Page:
For so many independent people to be complaining of the same kind of treatment, it almost comes across that this is institutional neglect of a sect in society.

    Surely there are international laws that prevent this kind of bias?

  • Why do they feel they can get away with it? Because they do get away with it! What are you going to do? Complaining gets you nowhere, they are convinced they know it all. And their excuse is that they are just following guidelines, and, as the guidelines say exactly what they're doing, they'd get away with it in a court of law.

    And, how they get round the fact that so many people are complaining, is to say that these people who are disatisfied with their treatment, are suffering from somatoform disorder - in other words, they're barmy!

    'institutional neglect of a sect in society'? No, just Big Pharma ruling the world, and buying off those in high places, so that they can continue making a fortune by 'treating' all our symptoms as if they were unconnected. That's all.

  • Oh, forgot to say, what you are suffering from is probably secondary or tertiary hypo. Which means that there is nothing wrong with your thyroid gland, but there's a problem with the pituitary or the hypothalamus. However, the results are the same : i.e. you become hypo. But doctors know nothing about that. If the TSH is in range, there's nothing wrong with you! Can't be doing with messing around with these fancy diseases! lol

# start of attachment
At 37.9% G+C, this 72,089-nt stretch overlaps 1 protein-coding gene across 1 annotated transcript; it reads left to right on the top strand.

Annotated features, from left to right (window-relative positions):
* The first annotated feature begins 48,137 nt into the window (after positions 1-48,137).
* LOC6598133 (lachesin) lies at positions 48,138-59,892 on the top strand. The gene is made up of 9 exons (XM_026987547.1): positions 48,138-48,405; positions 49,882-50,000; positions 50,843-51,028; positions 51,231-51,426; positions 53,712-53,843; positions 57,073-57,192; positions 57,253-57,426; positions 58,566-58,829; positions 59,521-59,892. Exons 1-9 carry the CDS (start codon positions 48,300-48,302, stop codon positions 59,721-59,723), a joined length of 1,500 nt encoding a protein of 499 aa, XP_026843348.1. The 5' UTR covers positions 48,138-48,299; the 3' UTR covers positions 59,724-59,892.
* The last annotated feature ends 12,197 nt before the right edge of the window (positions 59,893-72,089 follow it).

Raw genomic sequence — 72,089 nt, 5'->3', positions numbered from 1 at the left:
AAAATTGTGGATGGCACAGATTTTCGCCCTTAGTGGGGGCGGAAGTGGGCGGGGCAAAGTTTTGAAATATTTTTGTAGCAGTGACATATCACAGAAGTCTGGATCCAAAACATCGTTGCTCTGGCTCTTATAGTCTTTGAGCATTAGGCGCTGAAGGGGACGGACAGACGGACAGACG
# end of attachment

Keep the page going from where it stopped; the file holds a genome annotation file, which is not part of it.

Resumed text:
• Thank you GG. I'm not sure what to do with that info.

    Can you recommend a good endo? 🤓

  • Goodness no! I haven't seen an endo for years. And I've never seen a good one. I Don't live in the UK, anyway.

    Contact Louise Warville for a copy of the good endo guide. I believe her email address is :

    If that's wrong, perhaps someone will come along and correct it, please?